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Midday Matinee – Is Experience the Best Teacher?

December 10, 2012

Midday Matinee

Midday Matinee – Is Experience the Best Teacher?

My late father-in-law used to say, when a bug hit the windshield, “I bet he won’t have the guts to do that again.” Obviously I’m not talking about that kind of experience. (More)

Midday Matinee is our people watching, people doing and people being feature. Join the Woodland Creatures for an afternoon break.

What got me to thinking about experience was the weather. I’ve been in Florida a couple of weeks and it hasn’t rained at all. Previously I came to the same part of Florida numerous times for business and the locals told me that there was a thunder storm every day in the late afternoon. Up until now, I was reliably informed by my experience that it did indeed rain every afternoon. I was missing the wet season/dry season distinctions.

I also traveled to Seattle for business. I remember sunny, glorious days with the mountains clearly visible. My hosts took me boating on Puget Sound. My ‘experience’ of Seattle is of a warm, sunny place with great people.

Seattle’s weather reputation as rainy and gray doesn’t match my experience or the complete meteorological records.

Despite being on the margin of the rain shadow of the Olympic Mountains, the city has a reputation for frequent rain. This reputation stems from the frequency of precipitation in the fall, winter, and spring. In an average year, more than 0.3 mm (0.01 in) of precipitation falls on 150 days.

Surprisingly, Seattle proper was not listed in a study that revealed the 10 rainiest cities in the continental United States. … Seattle receives the largest amount of rainfall of any U.S. city of more than 250,000 people in November, and is in the top 10 through winter, but is in the lower half of all cities from June to September. Seattle is in the top 5 rainiest U.S. cities by number of precipitations days, and it gets the least amount of annual sunlight of all major cities in the lower-48 states. Thunderstorms are rare; the city reports thunder on just seven days per year. By comparison, Fort Myers, Florida reports thunder on 93 days per year, Kansas City on 52, and New York City on 25.

Did you notice the 93 days of thunder a year in Florida? Me too. Florida is a big state though.

Experience can be like snapshots that reveal that a couple of times in my life I had really bad hair days. Clearly with the hair, I have other photos with okay hairstyles, okay but dated in some cases. Experience is an unreliable predictor of many things beyond the weather. I know this intellectually but my experiences are imbedded in my memory in a way that just the facts are not.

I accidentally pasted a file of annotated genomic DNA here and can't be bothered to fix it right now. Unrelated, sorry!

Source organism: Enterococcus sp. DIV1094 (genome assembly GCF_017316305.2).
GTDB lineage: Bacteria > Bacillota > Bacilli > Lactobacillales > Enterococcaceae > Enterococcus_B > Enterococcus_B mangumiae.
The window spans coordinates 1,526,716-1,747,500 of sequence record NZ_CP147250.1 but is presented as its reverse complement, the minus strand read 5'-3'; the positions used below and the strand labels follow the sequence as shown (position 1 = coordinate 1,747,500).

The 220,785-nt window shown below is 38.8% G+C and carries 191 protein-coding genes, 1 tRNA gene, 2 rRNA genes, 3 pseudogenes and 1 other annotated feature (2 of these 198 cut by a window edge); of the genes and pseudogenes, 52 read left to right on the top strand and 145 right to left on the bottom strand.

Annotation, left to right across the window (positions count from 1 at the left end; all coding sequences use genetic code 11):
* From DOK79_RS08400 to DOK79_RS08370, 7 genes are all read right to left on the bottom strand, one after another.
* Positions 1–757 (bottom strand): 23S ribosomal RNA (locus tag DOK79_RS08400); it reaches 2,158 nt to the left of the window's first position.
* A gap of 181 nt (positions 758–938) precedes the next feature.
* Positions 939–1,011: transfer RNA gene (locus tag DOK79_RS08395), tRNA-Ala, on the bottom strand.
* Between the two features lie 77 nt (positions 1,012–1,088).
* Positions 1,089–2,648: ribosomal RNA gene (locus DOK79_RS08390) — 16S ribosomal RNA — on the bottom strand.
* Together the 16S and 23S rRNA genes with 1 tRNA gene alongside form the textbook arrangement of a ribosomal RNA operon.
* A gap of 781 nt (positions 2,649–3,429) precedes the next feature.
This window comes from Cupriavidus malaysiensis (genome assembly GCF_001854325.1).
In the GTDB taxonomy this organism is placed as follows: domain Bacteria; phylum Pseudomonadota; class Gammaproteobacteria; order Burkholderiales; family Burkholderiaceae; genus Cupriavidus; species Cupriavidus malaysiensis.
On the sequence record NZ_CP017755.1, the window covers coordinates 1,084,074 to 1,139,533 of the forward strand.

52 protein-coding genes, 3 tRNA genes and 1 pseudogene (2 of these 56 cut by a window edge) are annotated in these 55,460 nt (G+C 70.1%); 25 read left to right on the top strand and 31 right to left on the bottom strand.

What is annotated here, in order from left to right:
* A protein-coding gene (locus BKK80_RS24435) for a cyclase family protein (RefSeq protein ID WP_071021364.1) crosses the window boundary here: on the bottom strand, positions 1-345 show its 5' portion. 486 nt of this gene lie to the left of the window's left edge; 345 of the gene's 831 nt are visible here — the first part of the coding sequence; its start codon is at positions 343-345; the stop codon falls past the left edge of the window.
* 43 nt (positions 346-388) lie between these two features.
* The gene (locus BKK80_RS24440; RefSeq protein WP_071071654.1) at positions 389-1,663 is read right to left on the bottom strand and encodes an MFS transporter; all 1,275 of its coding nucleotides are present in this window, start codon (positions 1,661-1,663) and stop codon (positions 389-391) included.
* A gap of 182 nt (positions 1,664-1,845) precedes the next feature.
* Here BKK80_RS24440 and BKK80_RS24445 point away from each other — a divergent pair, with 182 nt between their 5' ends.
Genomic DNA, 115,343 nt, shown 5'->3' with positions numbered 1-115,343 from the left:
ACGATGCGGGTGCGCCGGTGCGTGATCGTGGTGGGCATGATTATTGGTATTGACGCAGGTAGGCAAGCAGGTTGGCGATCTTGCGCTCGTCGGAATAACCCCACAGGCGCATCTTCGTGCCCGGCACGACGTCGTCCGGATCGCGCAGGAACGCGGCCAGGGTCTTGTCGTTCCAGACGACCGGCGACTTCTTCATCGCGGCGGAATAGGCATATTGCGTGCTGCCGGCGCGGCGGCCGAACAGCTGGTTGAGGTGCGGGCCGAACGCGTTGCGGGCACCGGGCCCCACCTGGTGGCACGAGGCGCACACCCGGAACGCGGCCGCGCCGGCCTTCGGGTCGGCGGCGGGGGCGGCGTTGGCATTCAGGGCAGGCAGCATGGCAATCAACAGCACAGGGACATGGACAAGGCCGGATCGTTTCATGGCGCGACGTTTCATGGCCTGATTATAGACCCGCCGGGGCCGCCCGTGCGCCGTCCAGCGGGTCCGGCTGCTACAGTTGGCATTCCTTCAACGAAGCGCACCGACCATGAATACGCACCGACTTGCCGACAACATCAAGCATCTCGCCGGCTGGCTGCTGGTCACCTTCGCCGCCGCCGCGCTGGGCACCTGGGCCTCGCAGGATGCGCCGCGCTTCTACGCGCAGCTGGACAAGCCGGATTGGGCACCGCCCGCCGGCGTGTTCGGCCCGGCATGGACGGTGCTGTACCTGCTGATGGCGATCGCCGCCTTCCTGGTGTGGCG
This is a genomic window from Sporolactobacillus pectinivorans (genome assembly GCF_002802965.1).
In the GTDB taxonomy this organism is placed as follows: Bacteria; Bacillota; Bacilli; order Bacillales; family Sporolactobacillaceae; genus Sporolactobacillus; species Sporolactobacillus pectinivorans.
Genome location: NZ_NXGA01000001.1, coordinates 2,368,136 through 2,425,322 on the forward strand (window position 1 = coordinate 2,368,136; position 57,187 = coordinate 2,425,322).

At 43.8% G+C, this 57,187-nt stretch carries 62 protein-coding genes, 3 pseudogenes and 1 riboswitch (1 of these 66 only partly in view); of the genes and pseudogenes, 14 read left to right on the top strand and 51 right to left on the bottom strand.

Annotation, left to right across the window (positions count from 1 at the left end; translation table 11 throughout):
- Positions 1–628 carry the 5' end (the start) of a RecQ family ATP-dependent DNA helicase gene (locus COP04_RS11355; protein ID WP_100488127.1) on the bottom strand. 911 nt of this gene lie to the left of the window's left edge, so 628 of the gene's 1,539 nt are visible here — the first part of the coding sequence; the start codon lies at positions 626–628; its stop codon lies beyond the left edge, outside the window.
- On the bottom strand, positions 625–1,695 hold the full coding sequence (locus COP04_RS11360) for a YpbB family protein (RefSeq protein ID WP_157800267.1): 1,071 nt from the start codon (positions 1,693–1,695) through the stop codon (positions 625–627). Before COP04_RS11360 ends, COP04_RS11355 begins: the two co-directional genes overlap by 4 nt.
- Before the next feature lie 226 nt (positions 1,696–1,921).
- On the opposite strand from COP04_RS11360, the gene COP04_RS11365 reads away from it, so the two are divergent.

I think this is but one more reason why story tellers are much more powerful shapers of our culture than statisticians, although we do need them both. Experience may not always be the best teacher.

  • winterbanyan

    This interested me, especially your conclusion that experience may not always be the best teacher. I lived in Oregon for 4 years, outside Portland, and my memory is of endless rain and the constant jokes: “Oregon is 38 million umbrellas with feet” and “We call the sun a UFO.”

    Whether it was the rainiest place I ever lived is open to debate: I lived in a town in upstate New York that had 68 sunny days per year at the time. I do remember once the whole town started counting and we reached 63 days during which it never stopped raining.

    Yet when Iook back at it, I remember sunny summer days. 🙂

    When it comes to weather, experience is probably a lousy guide, but I can think of a whole lot of things where it wouldn’t be: like choosing a life partner. Hah!

    • addisnana

      Using experience with the weather becomes even iffier when climate change is thrown in. The phrase “experience is the best teacher” has a ring of unchallenged truth to it. It may be true if people learn from their experiences, but alas, watching the GOP try ‘learning’ doesn’t offer much hope.

  • NCrissieB

    Part of the problem here is the availability heuristic, the flawed but very human tendency to estimate the probability of an event by how easily we can recall an example of that event. Simply:

    — “If I can think of examples off the top of my head, this must happen pretty often.”


    — “If I can’t think of any examples off the top of my head, this must not happen often.”

    That feels like it should be true, but when you factor in negativity bias and other memory-skewing factors – most of which are reasonable albeit irrational – what we remember most easily is not a reliable model of how often events happen. The classic example is airline crashes: most of us can remember several examples, and estimate that airline travel is far more dangerous than the per-passenger-mile data show.

    The flip side is that if we get lots of practice with the same event, and if we get immediate feedback for various solutions, our experience-based, intuitive probability estimates can be very reliable.

    That “(lots of) practice (plus immediate feedback) makes (as close as humans get to) perfect” also becomes part of our experience … and it leads us to be far more confident than human frailty supports.

    • addisnana

      That “(lots of) practice (plus immediate feedback) makes (as close as humans get to) perfect” also becomes part of our experience … and it leads us to be far more confident than human frailty supports.

      Indeed the sense of confidence is too often misplaced. The weather just brought it home for me once again.